Mark Twain Elementary School opened in 1956. After 40 years of serving thousands of students, the school needed a renovation. Wear and tear was apparent and the outside hallways and classroom entrances were exposed to inclement weather. In 1996, Pasco voters told the district to remodel the school and equip it for current and future educational needs. During the 15-month rebuild, Twain students and staff set up a temporary school in the “old” Emerson building. Twain was rededicated on November 30, 1999, precisely 43 years after the school’s initial dedication and 164 years after the birth of author Mark Twain, the school’s namesake.
Mark Twain, of course, was the pen name of Samuel L. Clemens, considered by many to be the father of American literature. Twain is best known for his stories of the Deep South with Tom Sawyer and Huckleberry Finn. Ever the advocate for teachers, Twain once said, “It is noble to teach oneself, but still nobler to teacher others.” Twain’s portrait remains prominent in the school’s main hallway.
Interestingly, ‘mark twain’ is actually a river term indicating a depth of two fathoms, with a fathom being just shy of two meters. In Twain’s time, this was a safe depth for paddleboats under way and given Twain’s youthful fascination with life on the river, this is the nom de plume he chose for himself.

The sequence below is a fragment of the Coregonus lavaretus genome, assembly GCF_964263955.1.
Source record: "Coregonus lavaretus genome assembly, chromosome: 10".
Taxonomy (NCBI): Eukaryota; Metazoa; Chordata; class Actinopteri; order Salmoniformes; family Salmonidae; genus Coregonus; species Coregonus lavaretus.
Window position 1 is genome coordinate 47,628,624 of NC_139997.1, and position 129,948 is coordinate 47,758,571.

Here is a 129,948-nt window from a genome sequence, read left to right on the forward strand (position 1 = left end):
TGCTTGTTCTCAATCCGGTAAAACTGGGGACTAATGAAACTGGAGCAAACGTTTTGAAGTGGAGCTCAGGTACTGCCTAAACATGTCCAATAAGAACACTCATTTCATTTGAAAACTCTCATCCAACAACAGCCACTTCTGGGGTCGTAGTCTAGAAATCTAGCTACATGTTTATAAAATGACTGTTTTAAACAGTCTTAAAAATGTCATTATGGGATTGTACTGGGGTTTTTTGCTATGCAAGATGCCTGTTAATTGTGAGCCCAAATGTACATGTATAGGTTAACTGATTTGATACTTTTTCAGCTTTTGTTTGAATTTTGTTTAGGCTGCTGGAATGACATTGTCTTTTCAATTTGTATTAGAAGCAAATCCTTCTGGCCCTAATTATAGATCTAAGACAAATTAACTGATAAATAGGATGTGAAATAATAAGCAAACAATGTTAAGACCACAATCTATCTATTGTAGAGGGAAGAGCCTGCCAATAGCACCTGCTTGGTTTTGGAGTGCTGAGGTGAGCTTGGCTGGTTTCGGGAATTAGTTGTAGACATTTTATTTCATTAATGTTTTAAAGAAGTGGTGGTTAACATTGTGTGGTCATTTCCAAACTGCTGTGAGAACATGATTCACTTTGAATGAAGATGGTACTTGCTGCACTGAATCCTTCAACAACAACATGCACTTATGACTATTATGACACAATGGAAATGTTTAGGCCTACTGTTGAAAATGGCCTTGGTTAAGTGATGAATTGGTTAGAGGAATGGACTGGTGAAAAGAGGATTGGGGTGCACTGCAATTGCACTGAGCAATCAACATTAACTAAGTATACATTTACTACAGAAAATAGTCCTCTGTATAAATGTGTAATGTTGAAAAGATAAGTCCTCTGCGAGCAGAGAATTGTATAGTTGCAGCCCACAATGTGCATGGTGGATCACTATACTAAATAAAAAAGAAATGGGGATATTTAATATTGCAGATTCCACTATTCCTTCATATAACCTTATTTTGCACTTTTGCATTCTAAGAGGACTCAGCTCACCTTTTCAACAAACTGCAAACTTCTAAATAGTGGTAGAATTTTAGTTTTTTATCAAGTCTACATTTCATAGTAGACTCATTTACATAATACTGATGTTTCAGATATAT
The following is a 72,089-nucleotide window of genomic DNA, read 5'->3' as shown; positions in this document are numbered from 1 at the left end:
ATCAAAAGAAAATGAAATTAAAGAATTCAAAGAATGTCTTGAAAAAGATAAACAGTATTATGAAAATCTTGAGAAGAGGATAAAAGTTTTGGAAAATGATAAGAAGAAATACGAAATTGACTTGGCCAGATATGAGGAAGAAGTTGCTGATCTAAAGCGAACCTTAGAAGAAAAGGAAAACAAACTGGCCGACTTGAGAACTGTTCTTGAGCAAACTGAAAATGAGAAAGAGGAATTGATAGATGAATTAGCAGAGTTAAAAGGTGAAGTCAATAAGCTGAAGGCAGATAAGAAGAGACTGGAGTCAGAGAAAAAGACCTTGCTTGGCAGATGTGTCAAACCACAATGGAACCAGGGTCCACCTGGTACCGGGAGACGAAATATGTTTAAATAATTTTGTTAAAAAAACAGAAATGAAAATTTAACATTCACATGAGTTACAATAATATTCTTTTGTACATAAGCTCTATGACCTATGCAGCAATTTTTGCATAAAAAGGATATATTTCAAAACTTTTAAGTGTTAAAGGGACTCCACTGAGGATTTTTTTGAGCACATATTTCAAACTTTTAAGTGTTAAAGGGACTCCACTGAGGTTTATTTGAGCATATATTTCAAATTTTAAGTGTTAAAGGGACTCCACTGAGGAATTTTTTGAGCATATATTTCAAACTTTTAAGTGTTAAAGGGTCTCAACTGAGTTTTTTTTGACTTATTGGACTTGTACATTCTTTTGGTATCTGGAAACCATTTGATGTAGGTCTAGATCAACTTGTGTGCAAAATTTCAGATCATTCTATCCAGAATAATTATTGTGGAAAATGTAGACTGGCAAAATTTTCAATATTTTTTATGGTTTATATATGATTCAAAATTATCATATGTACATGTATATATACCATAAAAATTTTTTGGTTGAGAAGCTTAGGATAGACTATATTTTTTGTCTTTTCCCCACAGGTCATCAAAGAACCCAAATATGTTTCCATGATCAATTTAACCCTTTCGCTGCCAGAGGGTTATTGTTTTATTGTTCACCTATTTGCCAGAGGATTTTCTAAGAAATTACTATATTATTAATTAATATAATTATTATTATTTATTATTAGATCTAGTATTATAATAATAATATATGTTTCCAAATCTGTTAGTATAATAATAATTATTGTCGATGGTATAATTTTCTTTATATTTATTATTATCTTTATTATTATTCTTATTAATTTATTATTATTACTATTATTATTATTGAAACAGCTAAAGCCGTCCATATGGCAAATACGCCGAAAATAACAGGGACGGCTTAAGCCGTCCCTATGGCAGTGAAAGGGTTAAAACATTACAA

Starting with the 2011-12 school year, Valerie Aragon will be Twain’s new principal.
Former Twain principals include Jody Hughes, Elaine Banks, Willie Stone, Calaine Bacon, Emilia Jason, Dianna Veleke and Jody Hughes.
Photo left: Twain Elementary recently held Frontier Days where students learned about pioneers, the Old West and Native American history. Assistant Principal and occasional Sheriff Chad Haertling stands tall with two Twain students.